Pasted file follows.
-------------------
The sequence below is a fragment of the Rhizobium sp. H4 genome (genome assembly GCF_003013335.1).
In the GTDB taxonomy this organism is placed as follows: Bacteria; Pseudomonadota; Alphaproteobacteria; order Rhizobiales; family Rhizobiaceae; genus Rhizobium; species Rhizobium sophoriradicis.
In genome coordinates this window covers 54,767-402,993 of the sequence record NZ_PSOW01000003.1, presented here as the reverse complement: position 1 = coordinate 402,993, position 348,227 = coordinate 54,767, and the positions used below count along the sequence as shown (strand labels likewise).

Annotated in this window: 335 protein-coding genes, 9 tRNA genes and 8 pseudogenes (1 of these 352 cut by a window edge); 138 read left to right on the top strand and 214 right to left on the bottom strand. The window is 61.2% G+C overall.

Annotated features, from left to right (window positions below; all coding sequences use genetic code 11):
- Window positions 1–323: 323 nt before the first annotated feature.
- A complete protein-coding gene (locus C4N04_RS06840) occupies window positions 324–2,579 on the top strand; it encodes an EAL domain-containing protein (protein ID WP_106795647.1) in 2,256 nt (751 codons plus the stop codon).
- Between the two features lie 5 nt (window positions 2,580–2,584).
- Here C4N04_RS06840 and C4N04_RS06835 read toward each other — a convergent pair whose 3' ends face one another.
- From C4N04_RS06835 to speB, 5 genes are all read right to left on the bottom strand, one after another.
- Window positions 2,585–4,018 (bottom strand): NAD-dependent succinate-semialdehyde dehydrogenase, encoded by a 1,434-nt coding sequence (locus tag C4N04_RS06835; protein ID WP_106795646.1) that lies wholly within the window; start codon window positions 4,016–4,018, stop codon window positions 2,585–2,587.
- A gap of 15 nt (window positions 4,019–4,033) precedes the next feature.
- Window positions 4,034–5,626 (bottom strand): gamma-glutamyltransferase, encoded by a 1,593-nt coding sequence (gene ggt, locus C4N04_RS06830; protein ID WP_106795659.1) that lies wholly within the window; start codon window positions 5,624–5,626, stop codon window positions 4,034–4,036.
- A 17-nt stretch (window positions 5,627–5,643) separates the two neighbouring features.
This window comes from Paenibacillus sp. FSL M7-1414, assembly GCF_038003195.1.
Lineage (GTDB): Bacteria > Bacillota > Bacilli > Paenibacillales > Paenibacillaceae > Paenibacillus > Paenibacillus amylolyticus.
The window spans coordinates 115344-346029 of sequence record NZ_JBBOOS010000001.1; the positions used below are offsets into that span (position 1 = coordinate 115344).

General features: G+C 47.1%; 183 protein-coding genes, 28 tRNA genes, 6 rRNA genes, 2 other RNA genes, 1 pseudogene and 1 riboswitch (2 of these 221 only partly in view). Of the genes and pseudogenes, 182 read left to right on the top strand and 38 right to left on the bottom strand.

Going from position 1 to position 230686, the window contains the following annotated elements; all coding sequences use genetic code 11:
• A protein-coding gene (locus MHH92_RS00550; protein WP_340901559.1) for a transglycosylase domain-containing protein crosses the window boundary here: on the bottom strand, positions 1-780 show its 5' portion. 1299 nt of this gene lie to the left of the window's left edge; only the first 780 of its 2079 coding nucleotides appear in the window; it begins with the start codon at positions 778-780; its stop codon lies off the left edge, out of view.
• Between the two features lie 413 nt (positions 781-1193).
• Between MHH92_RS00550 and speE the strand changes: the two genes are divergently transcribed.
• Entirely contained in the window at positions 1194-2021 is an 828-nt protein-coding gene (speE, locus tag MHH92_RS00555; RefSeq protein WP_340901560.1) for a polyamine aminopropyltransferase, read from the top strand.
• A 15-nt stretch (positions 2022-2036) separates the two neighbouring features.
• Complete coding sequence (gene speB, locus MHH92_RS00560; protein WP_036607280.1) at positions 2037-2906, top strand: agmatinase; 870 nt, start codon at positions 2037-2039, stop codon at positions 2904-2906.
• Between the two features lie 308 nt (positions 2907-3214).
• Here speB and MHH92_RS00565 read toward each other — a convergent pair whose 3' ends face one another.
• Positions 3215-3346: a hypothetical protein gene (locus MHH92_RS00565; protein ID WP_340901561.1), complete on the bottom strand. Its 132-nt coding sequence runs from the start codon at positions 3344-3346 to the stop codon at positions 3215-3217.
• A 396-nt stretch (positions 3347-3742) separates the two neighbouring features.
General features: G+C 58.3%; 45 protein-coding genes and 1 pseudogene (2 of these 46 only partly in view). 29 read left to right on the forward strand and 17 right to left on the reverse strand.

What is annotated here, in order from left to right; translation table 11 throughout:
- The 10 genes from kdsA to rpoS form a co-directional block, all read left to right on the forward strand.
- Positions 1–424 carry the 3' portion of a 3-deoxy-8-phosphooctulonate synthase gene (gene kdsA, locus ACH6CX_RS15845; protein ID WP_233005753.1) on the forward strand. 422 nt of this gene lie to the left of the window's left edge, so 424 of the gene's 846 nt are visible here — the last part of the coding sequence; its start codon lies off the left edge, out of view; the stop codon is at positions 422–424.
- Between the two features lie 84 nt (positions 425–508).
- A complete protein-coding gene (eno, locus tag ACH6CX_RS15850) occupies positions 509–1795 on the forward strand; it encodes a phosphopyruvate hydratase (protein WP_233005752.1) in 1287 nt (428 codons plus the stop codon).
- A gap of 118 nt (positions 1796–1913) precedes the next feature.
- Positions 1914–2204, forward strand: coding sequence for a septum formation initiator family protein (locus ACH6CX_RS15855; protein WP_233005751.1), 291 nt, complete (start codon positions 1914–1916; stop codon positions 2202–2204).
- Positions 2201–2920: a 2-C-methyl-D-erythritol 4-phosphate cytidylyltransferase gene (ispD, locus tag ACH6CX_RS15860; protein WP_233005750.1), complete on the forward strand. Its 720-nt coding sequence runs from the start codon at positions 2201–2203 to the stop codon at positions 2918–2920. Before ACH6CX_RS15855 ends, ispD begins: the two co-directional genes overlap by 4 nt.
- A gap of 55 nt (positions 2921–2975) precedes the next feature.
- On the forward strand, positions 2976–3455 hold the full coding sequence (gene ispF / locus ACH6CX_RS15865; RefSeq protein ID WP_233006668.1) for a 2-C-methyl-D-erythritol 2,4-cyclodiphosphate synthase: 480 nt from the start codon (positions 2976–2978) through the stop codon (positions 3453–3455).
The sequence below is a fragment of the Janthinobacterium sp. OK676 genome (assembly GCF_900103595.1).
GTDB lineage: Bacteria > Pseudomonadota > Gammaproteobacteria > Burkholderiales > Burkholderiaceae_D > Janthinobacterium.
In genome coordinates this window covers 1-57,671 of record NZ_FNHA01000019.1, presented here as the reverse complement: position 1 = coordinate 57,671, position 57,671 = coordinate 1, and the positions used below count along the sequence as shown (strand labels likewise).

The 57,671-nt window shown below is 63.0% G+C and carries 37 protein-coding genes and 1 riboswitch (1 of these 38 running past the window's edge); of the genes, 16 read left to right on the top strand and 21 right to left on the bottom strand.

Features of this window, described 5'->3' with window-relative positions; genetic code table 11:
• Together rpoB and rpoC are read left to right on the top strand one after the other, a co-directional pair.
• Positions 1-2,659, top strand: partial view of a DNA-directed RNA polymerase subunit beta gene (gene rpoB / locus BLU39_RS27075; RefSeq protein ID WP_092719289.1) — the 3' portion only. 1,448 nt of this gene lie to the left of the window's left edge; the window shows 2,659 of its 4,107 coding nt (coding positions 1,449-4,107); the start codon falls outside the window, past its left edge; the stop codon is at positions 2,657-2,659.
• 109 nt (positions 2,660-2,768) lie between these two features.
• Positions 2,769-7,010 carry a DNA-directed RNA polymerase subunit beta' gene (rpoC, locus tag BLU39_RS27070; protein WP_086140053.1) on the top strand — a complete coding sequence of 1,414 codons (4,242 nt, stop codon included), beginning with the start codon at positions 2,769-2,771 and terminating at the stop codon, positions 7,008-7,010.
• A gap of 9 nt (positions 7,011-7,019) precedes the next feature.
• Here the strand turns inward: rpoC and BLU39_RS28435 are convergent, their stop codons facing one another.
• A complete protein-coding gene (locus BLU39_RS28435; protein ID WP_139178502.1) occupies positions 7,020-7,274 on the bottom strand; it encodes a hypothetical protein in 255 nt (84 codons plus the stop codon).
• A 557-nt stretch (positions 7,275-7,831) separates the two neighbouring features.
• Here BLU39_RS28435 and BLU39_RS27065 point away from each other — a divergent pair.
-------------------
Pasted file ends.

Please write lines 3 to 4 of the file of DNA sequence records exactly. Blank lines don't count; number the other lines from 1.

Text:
In genome coordinates this window covers 54,767-402,993 of the sequence record NZ_PSOW01000003.1, presented here as the reverse complement: position 1 = coordinate 402,993, position 348,227 = coordinate 54,767, and the positions used below count along the sequence as shown (strand labels likewise).

Annotated in this window: 335 protein-coding genes, 9 tRNA genes and 8 pseudogenes (1 of these 352 cut by a window edge); 138 read left to right on the top strand and 214 right to left on the bottom strand. The window is 61.2% G+C overall.